Impact of information sharing in hierarchical decision-making framework in manufacturing supply chains
- 345 Downloads
This paper presents a comprehensive framework for the analysis of the impact of information sharing in hierarchical decision-making in manufacturing supply chains. In this framework, the process plan selection and real-time resource allocation problems are formulated as hierarchical optimization problems, where problems at each level in the hierarchy are solved by separate multi-objective genetic algorithms. The considered multi-objective genetic algorithms generate near optimal solutions for NP-hard problems with less computational complexity. In this work, a four-level hierarchical decision structure is considered, where the decision levels are defined as enterprise level, shop level, cell level, and equipment level. Using this framework, the sources of information affecting the achievement of best possible decisions are then identified at each of these levels, and the extent of their effects from sharing them are analyzed in terms of the axis, degree and the content of information. The generality and validity of the proposed approach have been successfully tested for diverse manufacturing systems generated from a designed experiment.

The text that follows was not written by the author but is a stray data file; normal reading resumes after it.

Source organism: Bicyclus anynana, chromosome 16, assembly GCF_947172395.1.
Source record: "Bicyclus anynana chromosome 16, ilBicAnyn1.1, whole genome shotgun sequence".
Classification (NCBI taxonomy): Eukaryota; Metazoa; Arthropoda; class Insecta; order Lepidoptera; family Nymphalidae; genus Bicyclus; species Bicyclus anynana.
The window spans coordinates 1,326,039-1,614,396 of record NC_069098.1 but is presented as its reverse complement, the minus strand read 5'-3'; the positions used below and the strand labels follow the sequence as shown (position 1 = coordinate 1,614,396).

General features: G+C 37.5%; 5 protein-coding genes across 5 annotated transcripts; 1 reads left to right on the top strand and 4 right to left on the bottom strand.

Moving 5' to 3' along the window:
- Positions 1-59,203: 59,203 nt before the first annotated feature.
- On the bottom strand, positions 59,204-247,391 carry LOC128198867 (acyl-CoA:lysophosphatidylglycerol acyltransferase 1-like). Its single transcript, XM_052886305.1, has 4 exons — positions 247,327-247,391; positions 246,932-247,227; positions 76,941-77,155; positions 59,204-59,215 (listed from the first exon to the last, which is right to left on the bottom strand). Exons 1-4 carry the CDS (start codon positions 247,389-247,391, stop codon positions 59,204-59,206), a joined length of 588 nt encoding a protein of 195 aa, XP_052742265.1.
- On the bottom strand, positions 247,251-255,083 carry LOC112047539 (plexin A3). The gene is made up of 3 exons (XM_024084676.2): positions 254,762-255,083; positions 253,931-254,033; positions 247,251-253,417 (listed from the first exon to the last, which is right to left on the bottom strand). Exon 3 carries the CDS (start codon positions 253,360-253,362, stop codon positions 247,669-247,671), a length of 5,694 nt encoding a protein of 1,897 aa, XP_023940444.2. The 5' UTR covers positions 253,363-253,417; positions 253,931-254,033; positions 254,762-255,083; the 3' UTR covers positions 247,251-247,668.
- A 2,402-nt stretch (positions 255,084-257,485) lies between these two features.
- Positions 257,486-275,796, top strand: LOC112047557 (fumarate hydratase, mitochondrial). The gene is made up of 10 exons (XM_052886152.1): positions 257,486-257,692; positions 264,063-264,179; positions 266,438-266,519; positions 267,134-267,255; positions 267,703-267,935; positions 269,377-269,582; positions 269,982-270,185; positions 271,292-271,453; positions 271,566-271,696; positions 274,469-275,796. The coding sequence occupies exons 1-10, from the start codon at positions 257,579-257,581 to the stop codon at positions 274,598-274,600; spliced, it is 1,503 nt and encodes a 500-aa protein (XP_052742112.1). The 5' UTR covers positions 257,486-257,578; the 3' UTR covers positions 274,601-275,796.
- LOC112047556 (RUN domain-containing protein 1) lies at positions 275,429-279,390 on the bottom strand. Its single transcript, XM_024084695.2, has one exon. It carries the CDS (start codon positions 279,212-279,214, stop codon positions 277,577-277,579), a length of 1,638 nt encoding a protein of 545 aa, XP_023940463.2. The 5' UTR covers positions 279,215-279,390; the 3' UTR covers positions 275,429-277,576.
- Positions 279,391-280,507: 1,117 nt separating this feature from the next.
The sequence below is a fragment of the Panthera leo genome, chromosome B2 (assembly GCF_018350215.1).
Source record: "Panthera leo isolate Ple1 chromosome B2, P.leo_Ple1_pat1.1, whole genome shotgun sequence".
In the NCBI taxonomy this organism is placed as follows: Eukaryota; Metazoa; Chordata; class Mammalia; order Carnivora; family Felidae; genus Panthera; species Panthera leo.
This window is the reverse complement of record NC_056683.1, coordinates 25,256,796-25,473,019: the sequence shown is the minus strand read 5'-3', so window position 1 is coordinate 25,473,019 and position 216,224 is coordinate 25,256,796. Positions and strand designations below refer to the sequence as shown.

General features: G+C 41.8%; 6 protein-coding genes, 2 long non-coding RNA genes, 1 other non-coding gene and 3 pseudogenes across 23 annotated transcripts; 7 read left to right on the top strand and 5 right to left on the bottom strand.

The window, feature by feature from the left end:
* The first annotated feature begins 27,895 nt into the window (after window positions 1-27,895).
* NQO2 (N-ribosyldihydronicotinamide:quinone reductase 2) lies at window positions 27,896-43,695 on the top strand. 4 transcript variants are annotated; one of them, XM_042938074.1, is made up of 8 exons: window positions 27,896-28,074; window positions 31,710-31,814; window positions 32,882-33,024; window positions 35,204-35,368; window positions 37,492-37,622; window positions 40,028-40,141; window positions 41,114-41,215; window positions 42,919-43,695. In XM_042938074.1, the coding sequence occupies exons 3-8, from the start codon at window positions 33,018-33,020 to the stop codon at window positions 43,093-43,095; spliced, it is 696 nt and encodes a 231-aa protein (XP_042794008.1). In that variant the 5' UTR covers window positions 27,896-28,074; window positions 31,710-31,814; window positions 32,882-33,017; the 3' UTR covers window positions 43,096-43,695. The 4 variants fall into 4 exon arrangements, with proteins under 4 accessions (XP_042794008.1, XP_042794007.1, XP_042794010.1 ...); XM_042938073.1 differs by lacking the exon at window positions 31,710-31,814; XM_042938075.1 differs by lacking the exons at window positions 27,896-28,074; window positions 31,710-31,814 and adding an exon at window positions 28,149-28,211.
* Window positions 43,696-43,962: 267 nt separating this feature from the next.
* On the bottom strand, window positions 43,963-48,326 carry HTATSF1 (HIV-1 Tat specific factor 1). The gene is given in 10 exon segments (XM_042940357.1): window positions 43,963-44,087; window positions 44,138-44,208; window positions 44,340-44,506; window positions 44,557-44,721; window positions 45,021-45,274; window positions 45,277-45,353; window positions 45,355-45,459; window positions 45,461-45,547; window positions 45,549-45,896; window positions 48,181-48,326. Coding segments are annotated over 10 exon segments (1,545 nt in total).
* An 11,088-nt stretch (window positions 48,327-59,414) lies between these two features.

KeywordsMulti-objective optimization Supply chain Information sharing Shop floor control Hierarchical decision-making
Unable to display preview. Download preview PDF.
- Computer Sciences Corporation. (1996 December 18) Healthcare industry study reveals potential supply chain savings. Business Wire.Google Scholar
- Hicks T. G. (2006) Handbook of material engineering calculations (2nd ed.). McGraw-Hill, New YorkGoogle Scholar
- Kurt Salmon Associates Incorporation: (1993) Efficient consumer response: Enhancing consumer value in the grocery industry. Food Marketing Institute, Washington, D.C.Google Scholar
- Legner C., Schemm J. (2008) Toward the inter-organizational product information supply chain—Evidence from the retail and consumer goods industries. Journal of the Association for Information Systems 9(3–4): 119–150Google Scholar
- Li, X., Gao, L., Shao, X., Zhang, C., & Wang, C. (2009). Mathematical modeling and evolutionary algorithm-based approach for integrated process planning and scheduling. Computers and Operations Research, (article in press).Google Scholar
- Premier Alliance. (2004 December 9). Lessons Learned from Premier’s Third Annual Supply Chain Collaborative Breakthrough Series. Business Wire.Google Scholar
- Siems T. F. (2005) Supply chain management: The science of better, faster, cheaper. Southwest Economy 2(March/April): 6–12Google Scholar
- Stevenson M. (1994) The store to end all stores. Canadian Business Review 67(5): 20–26Google Scholar